I’m a non-fiction writer. Yet I love to read fiction—mystery, suspense, and thriller are among my favourite genres. I’m not alone in this, judging from how many bestselling books fall into these categories. Suspense is a technique that TV and movie producers unashamedly use to keep you watching.
Have you thought about how you can use suspense even in the shortest of non-fiction writing? For example, here is a question I answered in a recent prayer letter:
When will you next be in Australia? This is something people are asking us, but we have no answer—primarily because of the stage our boys are in. Our middle son finishes high school in June 2021 and our youngest in June 2023 (Lord willing). Our preference will be to have them in a stable schooling environment until the end of high school, so we are not planning, at this point, to have another long home assignment until mid-2023.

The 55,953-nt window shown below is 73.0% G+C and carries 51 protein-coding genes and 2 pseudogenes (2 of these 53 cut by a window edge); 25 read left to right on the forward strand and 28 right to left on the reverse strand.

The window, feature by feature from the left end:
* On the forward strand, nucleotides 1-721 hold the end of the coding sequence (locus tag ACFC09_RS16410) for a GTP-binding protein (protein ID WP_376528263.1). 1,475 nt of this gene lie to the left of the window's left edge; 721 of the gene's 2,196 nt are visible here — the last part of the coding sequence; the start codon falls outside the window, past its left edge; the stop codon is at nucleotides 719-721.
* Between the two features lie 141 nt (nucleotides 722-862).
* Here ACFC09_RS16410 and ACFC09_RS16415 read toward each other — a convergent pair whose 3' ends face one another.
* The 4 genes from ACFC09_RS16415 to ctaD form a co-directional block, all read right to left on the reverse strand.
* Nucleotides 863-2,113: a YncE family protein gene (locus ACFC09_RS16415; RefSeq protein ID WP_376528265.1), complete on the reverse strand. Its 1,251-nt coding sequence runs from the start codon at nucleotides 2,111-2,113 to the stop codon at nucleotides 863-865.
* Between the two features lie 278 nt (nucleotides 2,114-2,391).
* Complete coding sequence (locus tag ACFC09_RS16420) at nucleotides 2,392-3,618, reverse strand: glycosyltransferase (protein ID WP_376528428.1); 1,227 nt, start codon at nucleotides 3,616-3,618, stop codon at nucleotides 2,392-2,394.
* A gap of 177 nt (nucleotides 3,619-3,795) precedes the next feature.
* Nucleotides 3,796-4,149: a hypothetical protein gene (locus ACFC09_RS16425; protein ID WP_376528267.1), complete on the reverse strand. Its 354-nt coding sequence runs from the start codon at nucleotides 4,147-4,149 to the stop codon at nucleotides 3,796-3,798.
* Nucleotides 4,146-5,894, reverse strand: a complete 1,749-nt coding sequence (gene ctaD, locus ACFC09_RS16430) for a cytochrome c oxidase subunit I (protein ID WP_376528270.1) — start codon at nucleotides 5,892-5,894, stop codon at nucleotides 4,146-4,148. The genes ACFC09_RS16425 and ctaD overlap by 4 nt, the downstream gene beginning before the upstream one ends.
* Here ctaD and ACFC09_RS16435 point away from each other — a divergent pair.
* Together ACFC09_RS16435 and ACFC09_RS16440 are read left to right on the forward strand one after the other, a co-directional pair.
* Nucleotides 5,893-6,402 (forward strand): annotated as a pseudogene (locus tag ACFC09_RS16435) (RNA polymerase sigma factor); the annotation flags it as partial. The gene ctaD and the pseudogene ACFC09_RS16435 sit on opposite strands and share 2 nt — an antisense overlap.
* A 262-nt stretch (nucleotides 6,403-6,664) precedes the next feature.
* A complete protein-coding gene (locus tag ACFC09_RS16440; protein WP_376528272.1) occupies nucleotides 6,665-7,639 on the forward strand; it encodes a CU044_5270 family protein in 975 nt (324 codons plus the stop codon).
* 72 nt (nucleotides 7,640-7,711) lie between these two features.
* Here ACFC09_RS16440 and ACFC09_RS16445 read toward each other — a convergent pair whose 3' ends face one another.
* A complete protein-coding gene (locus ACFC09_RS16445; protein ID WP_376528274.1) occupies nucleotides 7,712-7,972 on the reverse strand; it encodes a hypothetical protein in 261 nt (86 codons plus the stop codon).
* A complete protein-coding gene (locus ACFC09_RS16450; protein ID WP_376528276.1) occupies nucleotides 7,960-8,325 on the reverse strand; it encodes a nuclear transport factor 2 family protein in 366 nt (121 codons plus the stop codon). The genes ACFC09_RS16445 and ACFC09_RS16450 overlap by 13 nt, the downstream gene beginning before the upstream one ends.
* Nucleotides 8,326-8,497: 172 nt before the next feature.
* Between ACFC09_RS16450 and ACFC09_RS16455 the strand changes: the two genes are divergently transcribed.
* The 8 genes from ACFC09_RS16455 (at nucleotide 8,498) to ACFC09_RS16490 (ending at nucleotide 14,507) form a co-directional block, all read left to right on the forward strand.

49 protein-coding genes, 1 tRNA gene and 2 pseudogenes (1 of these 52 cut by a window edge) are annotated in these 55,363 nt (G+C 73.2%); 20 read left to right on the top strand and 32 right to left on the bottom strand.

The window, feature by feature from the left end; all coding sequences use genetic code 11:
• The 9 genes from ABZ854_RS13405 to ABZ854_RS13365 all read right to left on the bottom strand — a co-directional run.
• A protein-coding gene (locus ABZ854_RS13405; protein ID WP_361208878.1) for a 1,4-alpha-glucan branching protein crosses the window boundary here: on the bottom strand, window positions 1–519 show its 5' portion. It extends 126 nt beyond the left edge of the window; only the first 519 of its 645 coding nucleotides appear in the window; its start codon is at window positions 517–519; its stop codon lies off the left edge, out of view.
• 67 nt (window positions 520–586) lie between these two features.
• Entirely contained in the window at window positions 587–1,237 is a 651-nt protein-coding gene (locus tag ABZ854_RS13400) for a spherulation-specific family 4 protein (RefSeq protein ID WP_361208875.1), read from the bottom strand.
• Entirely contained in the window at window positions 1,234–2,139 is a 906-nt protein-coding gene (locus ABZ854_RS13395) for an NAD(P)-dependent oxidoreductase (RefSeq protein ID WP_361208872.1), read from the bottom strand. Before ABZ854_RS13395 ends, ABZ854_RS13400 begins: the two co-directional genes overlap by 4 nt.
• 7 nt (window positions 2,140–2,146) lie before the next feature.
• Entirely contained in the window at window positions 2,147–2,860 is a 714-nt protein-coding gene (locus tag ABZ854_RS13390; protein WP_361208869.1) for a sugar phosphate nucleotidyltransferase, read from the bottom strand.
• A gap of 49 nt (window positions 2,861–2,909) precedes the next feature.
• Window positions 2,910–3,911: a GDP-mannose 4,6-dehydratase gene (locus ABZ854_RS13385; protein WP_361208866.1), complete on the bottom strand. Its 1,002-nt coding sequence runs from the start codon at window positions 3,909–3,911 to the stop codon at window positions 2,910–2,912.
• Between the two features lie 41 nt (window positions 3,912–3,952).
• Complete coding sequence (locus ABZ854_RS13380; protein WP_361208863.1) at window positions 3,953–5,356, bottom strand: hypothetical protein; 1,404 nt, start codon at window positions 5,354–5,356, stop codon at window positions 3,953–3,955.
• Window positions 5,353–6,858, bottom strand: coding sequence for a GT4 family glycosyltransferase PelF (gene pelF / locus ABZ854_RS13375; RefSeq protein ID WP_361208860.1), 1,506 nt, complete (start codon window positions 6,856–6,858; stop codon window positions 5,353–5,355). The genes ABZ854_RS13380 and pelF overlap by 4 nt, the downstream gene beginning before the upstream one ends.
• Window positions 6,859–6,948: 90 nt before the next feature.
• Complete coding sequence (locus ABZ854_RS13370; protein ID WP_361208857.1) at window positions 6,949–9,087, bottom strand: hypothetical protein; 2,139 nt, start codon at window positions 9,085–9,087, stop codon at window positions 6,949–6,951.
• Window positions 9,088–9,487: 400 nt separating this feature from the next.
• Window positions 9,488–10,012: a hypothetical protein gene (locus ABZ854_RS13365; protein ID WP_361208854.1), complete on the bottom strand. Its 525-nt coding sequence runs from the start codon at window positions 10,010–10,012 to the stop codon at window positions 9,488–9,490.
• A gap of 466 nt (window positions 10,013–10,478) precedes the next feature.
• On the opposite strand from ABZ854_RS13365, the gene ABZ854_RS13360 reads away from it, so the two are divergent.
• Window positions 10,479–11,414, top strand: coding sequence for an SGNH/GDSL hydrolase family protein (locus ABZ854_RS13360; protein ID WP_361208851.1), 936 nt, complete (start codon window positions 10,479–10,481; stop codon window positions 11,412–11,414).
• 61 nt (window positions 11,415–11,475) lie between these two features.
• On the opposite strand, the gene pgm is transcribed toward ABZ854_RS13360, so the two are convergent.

I could have started my answer with, “Mid 2023.” However, by saying we have no answer and then giving an explanation, I was hopefully able to keep our readers interested for a bit longer. Prayer letters don’t have to be dry and boring; we can write them in ways that make them a pleasure to read.
Sol Stein, an editor of numerous bestselling books, gives several ways that you can add suspense into your writing, whether fiction or non-fiction:
- Withhold a piece of information early on and provide it later.
- Set up a question or controversy and not resolve it straight away.
- Describe an action without explaining it in the same paragraph.
- Convert a sentence to a question to arouse curiosity, rather than satisfy it.1
Sometimes it’s good to hold back and make our readers wait a while before they find out the answers to their questions. Could you use a little bit of suspense or tension in your next prayer letter or sermon? In life, we prefer an absence of tension or conflict, but in reading or at the movies, they are enjoyable. As writers, we will do well not to bore our readers (or listeners), and using a technique like suspense can inject spice into our writing.
- Sol Stein, Stein on Writing (New York: St. Martin’s Press, 1995), 237.
Image: “Suspense” by Flickr user Hartmut
Wendy Marshall is the managing editor of Japan Harvest. She’s learnt most of what she knows about writing from her international critique group, Truth Talk. She’s Australian and works with OMF International.